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If you have certification to be a firefighter in New Jersey and are seeking a college education, the Moorestown Fire Department in Burlington County has a deal for you.
They are hoping to revitalize a program with Rowan College at Burlington County that helps their degree-seeking volunteers with education costs.
Through the partnership, those seeking a college education can receive up to a 10% discount for students who volunteer eight hours a week with the fire department. Those who volunteer 16 hours a week can receive up to $1,500 per semester in tuition reimbursement. For those taking 15 credits in a semester, the reimbursement could cover almost half of tuition costs.
Chris Chesner, fire district administrator with the Moorestown Fire Department, said the program came about as a creative way to fill shifts during weekdays for the all-volunteer department.
“We have good attendance at night, we have good attendance on the weekends, but we are having trouble during the day,” he said. “One of our former commissioners had an idea… to talk to the local college and to see if we can get a program going for those individuals that … are already certified with the State of New Jersey attending RCBC, and maybe we can work in partnership.”
The partnership was solidified in 2018. While there was some interest from the variety of places they’ve visited and through advertising, the application pool was smaller than the department was expecting.
“Initially you had to be a student within a certain degree program and have a Firefighter I certification… We really had a narrow scope at that point,” said Chesner.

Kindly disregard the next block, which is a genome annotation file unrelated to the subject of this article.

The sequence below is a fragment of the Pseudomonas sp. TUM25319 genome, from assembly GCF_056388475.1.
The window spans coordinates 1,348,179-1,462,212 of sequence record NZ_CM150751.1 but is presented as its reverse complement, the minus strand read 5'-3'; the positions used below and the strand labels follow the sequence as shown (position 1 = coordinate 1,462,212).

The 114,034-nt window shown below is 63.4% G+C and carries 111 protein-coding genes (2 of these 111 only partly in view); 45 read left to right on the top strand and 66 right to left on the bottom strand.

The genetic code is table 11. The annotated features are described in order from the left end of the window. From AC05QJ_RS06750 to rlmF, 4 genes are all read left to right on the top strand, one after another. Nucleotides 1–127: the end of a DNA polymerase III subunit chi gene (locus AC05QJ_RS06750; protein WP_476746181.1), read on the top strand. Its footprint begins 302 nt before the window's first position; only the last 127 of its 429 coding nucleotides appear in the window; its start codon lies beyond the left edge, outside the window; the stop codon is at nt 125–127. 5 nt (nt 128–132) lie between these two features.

Among the four students who were attracted to the program was Matt Voza, an emergency medical technician with the Endeavor Emergency Squad who now volunteers with the Burlington Township Fire Department. He was the first person to sign up for the program as he was earning his certification.
“I was able to get in right as they finished developing the program for that spring semester,” he said, adding that he was transitioning from computer networking work to being a first responder.
“[I] realized what the corporate world was like. And I’m like, ‘I don’t want to sit behind a desk doing a 9 to 5,’” he added.
As Voza works to finish his fire science degree, he is working on becoming a career firefighter with plans on becoming a paramedic as well. He said he had a “really great” time in the program in Moorestown.
“It was able to show me a lot of different experiences because Moorestown has a lot of different types of houses than we do in Burlington Township,” said Voza. “And it also was able to show me how different departments operate.”
Publicizing, expanding, and growing the program
After the department talked with college officials, the program was opened up to all students in 2020, regardless of major, as long as they hold a Firefighter I certification from the state.
Chesner said the pandemic “kind of put the brakes on it for a while.” Now they are trying to revitalize it.
“We’re trying to get a little bit more traction on campus,” he said. “We’re going to be going to some career days. We’re going to be doing some email blasts to the students of the school [and] get back into the fire academy.”
“All you need is [to be] a student of RCBC and a certificate of a Firefighter I from the State of New Jersey,” said Bart Santaspirt, training officer with the Moorestown Fire Department. “They can take basket weaving, we don’t care. [If] they can put out a fire, we want them.”
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